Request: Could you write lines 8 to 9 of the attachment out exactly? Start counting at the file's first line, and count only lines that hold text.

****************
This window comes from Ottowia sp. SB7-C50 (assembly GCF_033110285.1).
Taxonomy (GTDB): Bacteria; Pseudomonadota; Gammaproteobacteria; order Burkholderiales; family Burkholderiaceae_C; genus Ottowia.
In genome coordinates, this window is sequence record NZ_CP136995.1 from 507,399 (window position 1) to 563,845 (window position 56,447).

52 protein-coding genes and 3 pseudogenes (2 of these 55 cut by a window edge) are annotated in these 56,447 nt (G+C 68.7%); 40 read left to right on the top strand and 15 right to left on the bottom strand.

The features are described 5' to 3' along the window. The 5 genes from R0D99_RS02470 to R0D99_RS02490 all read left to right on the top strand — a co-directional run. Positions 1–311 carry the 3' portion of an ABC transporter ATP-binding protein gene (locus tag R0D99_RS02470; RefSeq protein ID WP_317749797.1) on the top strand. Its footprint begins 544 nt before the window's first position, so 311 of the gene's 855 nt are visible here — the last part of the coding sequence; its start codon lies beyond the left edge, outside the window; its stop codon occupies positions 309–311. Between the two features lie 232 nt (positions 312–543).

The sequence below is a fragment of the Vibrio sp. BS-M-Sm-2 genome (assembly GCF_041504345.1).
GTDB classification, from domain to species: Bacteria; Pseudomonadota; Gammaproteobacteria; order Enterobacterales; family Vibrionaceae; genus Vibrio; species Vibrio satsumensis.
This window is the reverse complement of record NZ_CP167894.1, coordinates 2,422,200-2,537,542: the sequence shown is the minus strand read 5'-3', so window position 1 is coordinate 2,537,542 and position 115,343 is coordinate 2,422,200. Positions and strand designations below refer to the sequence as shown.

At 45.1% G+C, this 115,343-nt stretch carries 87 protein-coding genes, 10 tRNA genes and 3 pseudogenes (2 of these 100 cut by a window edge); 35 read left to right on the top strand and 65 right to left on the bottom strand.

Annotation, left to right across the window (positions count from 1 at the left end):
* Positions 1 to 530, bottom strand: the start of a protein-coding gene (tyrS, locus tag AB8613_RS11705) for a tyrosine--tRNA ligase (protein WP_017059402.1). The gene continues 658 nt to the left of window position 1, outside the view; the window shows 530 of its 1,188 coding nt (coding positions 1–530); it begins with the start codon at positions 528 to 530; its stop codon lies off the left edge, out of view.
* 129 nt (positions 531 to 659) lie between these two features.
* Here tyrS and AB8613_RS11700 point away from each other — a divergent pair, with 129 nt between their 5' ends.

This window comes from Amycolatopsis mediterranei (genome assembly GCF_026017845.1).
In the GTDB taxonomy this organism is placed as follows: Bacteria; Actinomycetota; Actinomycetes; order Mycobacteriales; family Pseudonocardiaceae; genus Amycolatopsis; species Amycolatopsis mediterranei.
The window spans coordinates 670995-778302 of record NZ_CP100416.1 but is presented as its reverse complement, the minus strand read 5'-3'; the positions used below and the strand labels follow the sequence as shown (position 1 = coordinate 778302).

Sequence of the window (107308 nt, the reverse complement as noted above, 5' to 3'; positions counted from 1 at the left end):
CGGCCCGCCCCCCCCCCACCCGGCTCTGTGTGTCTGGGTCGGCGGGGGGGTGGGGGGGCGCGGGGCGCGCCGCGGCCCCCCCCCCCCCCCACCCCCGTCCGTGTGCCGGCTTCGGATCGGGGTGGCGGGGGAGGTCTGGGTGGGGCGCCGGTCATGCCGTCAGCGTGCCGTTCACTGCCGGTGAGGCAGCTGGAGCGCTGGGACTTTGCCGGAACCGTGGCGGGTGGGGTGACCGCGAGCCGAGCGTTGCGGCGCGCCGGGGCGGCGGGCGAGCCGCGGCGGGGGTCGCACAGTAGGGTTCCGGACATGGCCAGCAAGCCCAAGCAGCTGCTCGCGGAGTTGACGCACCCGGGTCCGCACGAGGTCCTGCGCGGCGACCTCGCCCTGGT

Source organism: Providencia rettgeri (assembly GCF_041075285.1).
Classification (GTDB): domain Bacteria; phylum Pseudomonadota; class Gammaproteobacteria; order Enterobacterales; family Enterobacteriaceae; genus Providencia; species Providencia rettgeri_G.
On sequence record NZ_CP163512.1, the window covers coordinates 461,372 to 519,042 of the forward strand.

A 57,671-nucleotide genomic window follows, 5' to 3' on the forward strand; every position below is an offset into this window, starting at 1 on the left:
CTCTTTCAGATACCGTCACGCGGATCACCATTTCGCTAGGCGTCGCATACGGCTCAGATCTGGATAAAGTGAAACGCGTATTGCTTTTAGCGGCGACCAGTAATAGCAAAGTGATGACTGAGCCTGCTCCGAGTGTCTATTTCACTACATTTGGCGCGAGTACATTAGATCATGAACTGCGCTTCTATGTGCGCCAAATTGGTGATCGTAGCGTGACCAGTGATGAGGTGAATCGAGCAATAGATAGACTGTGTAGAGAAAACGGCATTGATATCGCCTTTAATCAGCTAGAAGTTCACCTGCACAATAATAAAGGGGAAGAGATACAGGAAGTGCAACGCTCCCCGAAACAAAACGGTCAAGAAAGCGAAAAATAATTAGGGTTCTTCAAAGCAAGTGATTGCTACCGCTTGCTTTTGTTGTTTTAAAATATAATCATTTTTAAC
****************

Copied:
This window is the reverse complement of record NZ_CP167894.1, coordinates 2,422,200-2,537,542: the sequence shown is the minus strand read 5'-3', so window position 1 is coordinate 2,537,542 and position 115,343 is coordinate 2,422,200. Positions and strand designations below refer to the sequence as shown.

At 45.1% G+C, this 115,343-nt stretch carries 87 protein-coding genes, 10 tRNA genes and 3 pseudogenes (2 of these 100 cut by a window edge); 35 read left to right on the top strand and 65 right to left on the bottom strand.